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17 String Koto

菊地悌子, Takashi YoshimatsuAudio CD
5.0 out of 5 stars  See all reviews (1 customer review)


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Product Details

  • Audio CD
  • Number of Discs: 1
  • ASIN: B000050PVN
  • Average Customer Review: 5.0 out of 5 stars  See all reviews (1 customer review)
  • Amazon Best Sellers Rank: #1,217,802 in Music (See Top 100 in Music)

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9 of 9 people found the following review helpful
5.0 out of 5 stars Classically Cutting Edge Koto December 11, 2007
Format:Audio CD|Verified Purchase
Among all the koto CDs I've heard, this one's something of an oddball. First of all, of course, all eight tracks feature the unusual seventeen-string koto with its deeper sound, and the weirdly somber lower octaves heard here showcase this koto's characteristics quite noticeably. Sometimes the album almost sounds like a lost alternate soundtrack to Kobayashi Masaki's "Kwaidan" or something. Secondly, the five composers of these selections seem to be primarily known as contemporary composers of Western-style classical music, and they're going out on a limb a little composing for a traditional instrument--well, sort of one, since this kind of koto was developed as late as 1921. The resulting music sounds a bit avant-garde for koto music, minimalist and atonal in true twentieth-century fashion at its most extreme but unfamiliar even at its most accessibly neo-traditional. A few tracks even evince what sounds like a subtle Central Asian tinge. Each composer has a slightly different style, of course, but all the selections are played by the same performer, so the CD holds together well in a unified fashion rather than sounding patched together haphazardly.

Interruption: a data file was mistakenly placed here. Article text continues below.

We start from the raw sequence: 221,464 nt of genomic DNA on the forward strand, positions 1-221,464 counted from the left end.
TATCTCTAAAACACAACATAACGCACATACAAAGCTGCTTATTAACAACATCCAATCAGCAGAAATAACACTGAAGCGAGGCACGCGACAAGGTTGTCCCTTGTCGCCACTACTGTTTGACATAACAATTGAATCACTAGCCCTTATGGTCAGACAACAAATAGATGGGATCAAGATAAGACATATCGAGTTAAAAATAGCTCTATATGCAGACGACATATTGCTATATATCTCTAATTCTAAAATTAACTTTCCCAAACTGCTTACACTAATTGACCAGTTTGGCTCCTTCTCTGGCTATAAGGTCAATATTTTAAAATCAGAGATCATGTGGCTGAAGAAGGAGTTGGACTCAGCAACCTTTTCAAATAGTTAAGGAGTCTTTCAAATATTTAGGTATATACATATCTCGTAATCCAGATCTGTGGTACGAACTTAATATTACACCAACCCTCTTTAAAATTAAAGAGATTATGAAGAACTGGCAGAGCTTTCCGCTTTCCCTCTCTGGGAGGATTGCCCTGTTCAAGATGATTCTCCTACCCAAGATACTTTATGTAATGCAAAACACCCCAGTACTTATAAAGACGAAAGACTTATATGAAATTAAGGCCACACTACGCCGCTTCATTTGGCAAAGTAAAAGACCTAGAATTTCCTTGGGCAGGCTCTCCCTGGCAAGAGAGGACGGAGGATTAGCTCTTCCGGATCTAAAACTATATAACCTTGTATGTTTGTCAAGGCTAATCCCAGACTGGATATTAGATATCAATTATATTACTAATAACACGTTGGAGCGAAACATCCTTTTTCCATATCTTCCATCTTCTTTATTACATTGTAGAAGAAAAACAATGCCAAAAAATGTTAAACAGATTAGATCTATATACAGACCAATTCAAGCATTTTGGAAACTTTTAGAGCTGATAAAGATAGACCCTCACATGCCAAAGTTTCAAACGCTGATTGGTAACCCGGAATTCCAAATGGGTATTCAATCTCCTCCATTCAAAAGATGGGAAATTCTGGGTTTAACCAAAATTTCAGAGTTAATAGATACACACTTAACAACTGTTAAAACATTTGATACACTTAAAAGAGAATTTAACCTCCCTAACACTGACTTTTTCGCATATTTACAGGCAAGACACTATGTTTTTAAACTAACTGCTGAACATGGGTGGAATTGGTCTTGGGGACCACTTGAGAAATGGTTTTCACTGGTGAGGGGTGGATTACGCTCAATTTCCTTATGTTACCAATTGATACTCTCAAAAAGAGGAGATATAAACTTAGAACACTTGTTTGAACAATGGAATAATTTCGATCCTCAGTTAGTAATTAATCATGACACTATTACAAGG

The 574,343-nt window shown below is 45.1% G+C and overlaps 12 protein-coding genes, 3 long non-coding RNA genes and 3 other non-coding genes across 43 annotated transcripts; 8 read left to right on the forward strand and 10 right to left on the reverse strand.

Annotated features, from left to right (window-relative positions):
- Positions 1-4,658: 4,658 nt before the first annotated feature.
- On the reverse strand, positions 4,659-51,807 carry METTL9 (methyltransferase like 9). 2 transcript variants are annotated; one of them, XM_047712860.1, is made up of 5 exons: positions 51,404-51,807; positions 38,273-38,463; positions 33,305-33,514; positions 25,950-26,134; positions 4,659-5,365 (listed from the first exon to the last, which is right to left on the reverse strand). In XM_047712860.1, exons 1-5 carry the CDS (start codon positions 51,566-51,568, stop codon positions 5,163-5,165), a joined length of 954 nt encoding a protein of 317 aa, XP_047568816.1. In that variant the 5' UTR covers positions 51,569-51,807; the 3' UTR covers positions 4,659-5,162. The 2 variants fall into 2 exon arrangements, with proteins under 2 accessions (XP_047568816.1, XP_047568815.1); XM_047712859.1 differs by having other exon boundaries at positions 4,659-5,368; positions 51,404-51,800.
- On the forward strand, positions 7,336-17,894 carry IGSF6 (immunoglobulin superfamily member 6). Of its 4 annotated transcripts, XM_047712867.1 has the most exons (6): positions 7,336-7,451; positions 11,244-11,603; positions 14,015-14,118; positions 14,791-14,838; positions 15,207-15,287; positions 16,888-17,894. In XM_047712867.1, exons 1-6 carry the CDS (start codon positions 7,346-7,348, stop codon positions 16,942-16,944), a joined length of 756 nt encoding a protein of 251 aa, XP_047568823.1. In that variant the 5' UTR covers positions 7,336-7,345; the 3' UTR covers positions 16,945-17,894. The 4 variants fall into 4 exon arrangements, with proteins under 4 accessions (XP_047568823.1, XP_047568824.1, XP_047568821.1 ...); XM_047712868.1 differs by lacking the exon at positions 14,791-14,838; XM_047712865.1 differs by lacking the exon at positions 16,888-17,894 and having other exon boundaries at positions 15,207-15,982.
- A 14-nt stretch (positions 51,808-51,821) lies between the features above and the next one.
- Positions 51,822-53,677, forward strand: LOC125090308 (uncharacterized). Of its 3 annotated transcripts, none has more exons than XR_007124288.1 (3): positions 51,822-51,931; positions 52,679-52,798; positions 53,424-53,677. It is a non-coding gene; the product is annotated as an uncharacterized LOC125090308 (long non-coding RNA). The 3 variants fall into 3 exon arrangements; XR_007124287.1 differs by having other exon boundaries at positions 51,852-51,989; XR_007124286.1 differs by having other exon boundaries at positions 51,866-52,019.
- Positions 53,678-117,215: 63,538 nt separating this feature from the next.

Finally, this is one of the few koto CDs I know of wherein the composers are still alive and so wrote the liner notes themselves, explaining their own creations in their own words (in Japanese and in English translation). This is about as contemporary as it gets with koto CDs available in the States; I wouldn't recommend it for anyone wanting an introduction to the standard sound and repertoire of the Japanese koto, but for any long-time koto listeners or connoisseurs of modern classical music looking for something well off the beaten path, this is an aesthetically challenging but eminently listenable oddity of a gem.
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